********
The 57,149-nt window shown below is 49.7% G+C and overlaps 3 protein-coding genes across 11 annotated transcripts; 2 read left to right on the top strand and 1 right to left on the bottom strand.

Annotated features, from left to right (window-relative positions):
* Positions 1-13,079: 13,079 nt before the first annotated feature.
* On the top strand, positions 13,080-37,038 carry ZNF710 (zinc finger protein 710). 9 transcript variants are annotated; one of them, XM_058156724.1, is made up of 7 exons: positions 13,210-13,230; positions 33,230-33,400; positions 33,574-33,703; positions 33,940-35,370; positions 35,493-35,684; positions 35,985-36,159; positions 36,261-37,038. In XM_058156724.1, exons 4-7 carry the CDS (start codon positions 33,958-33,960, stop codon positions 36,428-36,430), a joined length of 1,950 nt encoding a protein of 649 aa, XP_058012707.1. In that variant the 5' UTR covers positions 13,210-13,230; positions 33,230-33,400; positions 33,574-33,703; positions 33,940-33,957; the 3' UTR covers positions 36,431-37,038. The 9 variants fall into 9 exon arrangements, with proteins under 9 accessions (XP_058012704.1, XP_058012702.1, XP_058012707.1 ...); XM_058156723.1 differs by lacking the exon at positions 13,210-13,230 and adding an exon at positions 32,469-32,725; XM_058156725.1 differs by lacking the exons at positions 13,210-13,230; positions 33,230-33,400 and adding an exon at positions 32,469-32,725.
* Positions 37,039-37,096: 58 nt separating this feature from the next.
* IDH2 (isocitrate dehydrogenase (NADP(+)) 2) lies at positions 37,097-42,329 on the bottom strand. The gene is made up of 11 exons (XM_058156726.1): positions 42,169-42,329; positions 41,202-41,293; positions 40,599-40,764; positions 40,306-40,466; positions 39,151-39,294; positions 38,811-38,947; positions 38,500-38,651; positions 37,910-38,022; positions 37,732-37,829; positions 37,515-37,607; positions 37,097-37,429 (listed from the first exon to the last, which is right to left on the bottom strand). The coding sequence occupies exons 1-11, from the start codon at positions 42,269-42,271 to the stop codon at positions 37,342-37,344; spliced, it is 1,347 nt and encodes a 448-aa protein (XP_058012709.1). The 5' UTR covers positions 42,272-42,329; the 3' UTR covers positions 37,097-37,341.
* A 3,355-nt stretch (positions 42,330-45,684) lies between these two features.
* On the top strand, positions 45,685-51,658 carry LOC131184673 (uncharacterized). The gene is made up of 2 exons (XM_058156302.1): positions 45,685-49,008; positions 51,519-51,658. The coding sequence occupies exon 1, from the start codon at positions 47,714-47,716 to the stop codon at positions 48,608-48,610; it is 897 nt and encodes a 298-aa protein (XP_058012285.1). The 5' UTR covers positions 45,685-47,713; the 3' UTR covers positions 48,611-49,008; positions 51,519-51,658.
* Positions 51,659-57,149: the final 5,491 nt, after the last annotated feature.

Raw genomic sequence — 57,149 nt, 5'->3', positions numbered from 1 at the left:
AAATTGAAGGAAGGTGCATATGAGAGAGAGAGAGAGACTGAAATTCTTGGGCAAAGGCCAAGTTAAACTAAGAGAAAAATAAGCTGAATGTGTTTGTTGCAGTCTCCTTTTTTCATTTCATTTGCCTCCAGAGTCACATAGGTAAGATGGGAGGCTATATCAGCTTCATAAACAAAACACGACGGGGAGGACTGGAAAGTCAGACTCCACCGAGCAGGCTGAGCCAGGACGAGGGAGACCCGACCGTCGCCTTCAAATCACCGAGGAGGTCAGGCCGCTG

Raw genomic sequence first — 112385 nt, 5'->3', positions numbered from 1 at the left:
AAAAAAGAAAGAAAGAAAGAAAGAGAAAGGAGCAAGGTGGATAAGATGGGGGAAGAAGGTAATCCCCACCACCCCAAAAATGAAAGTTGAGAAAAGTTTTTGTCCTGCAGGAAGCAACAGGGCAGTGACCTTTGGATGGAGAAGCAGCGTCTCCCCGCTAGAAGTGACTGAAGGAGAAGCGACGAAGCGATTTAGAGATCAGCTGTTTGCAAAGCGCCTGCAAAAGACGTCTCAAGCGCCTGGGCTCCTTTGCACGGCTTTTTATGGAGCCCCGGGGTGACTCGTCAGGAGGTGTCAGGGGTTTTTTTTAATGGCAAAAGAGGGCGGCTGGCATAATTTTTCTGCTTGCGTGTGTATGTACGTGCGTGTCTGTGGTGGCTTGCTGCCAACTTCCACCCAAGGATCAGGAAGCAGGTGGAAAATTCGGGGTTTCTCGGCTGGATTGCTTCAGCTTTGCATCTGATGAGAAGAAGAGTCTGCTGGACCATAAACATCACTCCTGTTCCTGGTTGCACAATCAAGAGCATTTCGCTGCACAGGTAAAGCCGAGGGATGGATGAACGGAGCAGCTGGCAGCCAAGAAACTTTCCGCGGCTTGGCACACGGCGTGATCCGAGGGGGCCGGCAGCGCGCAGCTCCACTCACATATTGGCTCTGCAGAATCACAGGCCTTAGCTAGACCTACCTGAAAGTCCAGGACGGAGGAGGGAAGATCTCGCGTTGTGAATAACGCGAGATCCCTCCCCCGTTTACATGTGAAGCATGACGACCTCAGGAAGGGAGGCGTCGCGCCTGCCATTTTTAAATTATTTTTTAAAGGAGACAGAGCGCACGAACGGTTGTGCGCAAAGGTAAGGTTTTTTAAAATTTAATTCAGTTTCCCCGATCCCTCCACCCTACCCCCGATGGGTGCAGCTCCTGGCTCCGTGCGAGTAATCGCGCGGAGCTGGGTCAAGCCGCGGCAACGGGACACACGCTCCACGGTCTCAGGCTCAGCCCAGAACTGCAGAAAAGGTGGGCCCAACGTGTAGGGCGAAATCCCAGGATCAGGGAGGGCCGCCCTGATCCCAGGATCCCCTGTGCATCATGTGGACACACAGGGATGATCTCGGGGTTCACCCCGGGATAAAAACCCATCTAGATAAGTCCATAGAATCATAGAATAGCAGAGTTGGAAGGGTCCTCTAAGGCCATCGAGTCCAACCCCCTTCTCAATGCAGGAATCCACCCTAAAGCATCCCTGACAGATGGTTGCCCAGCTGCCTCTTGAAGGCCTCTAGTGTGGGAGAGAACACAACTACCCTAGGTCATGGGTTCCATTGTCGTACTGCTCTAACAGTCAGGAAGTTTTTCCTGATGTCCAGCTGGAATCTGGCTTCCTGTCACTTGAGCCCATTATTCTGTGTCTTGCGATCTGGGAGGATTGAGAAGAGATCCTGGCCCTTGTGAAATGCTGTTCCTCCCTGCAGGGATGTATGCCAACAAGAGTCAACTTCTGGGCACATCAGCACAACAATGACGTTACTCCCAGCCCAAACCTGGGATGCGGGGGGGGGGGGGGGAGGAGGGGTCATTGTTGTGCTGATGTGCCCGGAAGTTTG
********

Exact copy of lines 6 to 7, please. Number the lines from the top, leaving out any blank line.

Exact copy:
* IDH2 (isocitrate dehydrogenase (NADP(+)) 2) lies at positions 37,097-42,329 on the bottom strand. The gene is made up of 11 exons (XM_058156726.1): positions 42,169-42,329; positions 41,202-41,293; positions 40,599-40,764; positions 40,306-40,466; positions 39,151-39,294; positions 38,811-38,947; positions 38,500-38,651; positions 37,910-38,022; positions 37,732-37,829; positions 37,515-37,607; positions 37,097-37,429 (listed from the first exon to the last, which is right to left on the bottom strand). The coding sequence occupies exons 1-11, from the start codon at positions 42,269-42,271 to the stop codon at positions 37,342-37,344; spliced, it is 1,347 nt and encodes a 448-aa protein (XP_058012709.1). The 5' UTR covers positions 42,272-42,329; the 3' UTR covers positions 37,097-37,341.
* A 3,355-nt stretch (positions 42,330-45,684) lies between these two features.